Flagstaff, AZ – Lance Price grabs a package of chicken in a Flagstaff grocery store. He holds it up, and points out the red juices collected at the bottom.
"You see that liquid that sometimes ends up in your grocery bag? It's almost definitely contaminated with drug resistant bacteria "
Dr. Price is the director of the Center for Food Microbiology and Environmental Health at TGen in Flagstaff, and the study's lead author. Researchers at TGEN tested meat and poultry products from 80 different brands in five cities across the U.S., including Flagstaff. What they found surprised him.
"Nearly half the samples were contaminated with staph, and nearly half the staph from the samples were multi drug resistant, resistant to three or more antibiotics."
So if someone were to get infected with that strain of staph, a doctor would have a lot fewer options to treat it.
Price's study does not link the staph-tainted meat and poultry directly to human disease. But it does link the staph back to the farms where the meat is produced often with widespread use of antibiotics.
Price opens the door to the main lab at TGEN. He points out a DNA sequencer.
On a computer screen Price points out what's called an electropherogram, basically a pattern of colored peaks.
"Each of these colored peaks is a different base of DNA, so it's the sequence that allow us to assign a sequence type to each of the staph isolates that we found in the food."
This high-tech genomic sequencing showed that different strains of staph were contaminating different kinds of meat products. Price says that's evidence that the animal is the predominant source of the staph bacteria.
"If this was just contamination with human staph at slaughter or at retail, you'd expect a more homogenous pattern, you'd expect all the different meat groups to be contaminated with the same kind of staph."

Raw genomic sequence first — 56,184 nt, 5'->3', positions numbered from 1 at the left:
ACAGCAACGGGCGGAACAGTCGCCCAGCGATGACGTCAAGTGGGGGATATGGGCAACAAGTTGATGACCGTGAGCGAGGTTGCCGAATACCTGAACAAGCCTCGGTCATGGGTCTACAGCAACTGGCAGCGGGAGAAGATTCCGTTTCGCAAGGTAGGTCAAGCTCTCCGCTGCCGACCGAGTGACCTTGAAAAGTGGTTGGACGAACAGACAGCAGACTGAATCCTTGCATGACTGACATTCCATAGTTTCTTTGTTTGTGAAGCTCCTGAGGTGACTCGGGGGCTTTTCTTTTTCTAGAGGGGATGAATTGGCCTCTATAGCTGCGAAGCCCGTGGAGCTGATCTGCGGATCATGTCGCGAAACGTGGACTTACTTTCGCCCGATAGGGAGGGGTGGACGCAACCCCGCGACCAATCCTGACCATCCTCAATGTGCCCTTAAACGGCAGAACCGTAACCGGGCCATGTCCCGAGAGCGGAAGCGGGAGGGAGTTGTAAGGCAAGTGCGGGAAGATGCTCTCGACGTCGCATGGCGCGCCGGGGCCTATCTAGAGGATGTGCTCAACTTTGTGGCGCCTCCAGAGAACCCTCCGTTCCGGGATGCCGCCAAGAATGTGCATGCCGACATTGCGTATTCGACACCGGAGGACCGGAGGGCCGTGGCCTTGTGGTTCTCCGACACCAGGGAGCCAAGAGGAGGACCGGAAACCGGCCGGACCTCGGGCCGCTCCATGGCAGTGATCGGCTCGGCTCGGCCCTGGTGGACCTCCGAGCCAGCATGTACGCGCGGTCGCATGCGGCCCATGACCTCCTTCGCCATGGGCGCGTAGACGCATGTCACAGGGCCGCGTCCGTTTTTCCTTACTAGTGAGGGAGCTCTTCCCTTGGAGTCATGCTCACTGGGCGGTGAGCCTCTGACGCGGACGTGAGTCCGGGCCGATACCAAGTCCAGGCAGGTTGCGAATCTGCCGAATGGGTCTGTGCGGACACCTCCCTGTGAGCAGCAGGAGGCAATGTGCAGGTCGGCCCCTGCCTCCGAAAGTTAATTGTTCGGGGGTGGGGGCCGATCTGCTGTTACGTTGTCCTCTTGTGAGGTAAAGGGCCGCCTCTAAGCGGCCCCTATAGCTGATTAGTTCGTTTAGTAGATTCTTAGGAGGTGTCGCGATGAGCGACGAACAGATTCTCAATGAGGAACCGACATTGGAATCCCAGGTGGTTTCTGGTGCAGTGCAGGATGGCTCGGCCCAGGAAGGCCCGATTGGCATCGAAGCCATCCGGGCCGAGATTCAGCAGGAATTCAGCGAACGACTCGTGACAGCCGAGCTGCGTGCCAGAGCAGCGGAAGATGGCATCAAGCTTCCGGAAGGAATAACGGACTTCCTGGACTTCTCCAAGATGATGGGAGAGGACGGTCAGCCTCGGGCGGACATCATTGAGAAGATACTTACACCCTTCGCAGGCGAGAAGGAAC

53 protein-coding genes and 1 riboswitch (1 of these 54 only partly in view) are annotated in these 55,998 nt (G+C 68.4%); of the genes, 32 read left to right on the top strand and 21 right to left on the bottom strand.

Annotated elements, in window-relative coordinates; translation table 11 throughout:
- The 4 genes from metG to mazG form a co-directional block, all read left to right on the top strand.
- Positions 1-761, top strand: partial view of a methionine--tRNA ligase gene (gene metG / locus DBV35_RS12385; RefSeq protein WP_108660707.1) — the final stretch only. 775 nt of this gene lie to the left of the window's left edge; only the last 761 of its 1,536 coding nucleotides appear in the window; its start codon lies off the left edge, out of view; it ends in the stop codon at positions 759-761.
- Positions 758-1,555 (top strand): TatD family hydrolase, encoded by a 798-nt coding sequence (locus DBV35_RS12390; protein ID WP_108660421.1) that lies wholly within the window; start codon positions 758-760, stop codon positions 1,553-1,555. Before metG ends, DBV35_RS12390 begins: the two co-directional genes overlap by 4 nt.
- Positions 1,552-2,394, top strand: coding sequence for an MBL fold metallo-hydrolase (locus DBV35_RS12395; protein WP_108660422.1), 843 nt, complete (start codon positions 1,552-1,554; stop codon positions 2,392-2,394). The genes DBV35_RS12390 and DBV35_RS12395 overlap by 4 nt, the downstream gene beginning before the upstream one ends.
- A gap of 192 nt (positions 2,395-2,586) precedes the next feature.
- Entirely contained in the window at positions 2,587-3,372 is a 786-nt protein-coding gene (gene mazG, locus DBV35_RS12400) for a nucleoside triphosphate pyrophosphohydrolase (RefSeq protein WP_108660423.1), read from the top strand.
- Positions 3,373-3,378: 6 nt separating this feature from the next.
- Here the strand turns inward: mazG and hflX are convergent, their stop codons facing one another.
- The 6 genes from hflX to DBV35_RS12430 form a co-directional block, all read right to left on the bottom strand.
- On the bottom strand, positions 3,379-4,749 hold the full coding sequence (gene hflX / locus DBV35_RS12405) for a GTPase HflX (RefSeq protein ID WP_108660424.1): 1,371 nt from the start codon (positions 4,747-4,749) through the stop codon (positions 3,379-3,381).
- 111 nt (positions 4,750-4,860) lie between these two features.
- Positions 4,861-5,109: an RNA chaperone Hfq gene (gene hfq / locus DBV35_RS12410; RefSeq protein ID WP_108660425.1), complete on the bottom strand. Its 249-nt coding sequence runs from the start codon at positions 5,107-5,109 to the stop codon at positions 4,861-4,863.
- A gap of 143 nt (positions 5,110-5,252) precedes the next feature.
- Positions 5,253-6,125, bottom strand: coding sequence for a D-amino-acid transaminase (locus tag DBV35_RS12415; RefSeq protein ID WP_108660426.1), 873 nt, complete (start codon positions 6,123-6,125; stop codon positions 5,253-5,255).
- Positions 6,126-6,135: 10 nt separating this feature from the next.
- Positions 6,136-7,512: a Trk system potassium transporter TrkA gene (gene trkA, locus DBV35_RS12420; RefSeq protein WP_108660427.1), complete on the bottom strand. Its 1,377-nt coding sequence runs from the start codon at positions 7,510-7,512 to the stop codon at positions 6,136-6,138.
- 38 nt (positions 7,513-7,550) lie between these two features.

Scott Hurd at Iowa State University says, "I think that's a reasonable enough argument IF they tested enough samples and if they had also tested the animals."
Hurd is the former Deputy Undersecretary of Food Safety at the USDA.
"The most important thing to understand about this study is this is not a national prevalence estimate, they only took 136 samples, it's important that you not extend those findings beyond what they really are."
Hurd says staph is everywhere on our skin, in our noses, and that a portion of that staph is probably going to be resistant. Still, he says that studies like this one have prompted farmers to re-examine how they administer antibiotics.
"So it's not like we're saying there's no problem let's go on our merry way, but I don't think the level of risk we've been able to measure with quantitative risk assessment, the level of risk does not require the kind of draconian responses that some countries in northern Europe have implemented."
Like banning the use of antibiotics except when an animal is sick, something the EU has done. But there are lots of researchers in the U.S. who also advocate that approach. Stuart Levy is an epidemiologist at Tufts University and author of "The Antibiotic Paradox."
"I always feel a little embarrassment as I travel when I have to say that we still in this country use antibiotics for growth promotion."
Levy points to new figures showing that 80 percent of all antibiotics in this country are given to farm animals; only 13% to humans. He says we can't ignore that in light of the huge threat posed by antibiotic resistant pathogens.
"We face now on a daily basis patients with infections that are resistant to all but on or a few antibiotics, this is new, this is mounting, and its more and more of a problem. And we want to know how to stop it!"
Levy says the drug-resistant bacteria developing on farms don't stay put. They infect farm workers, and now we know they can hitchhike into grocery stores. Lance Price says the next step is to see if it's actually causing infections in people.
"That's the big question that comes out of our research here. Wow, there's a lot of staph in the food supply, there's a lot of strains that we know can infect people, but can they infect people from meat."
That's a tough question to answer. We've been using antibiotics in food production and in medicine for 60 years. So there's a lot of bleed-over between the two.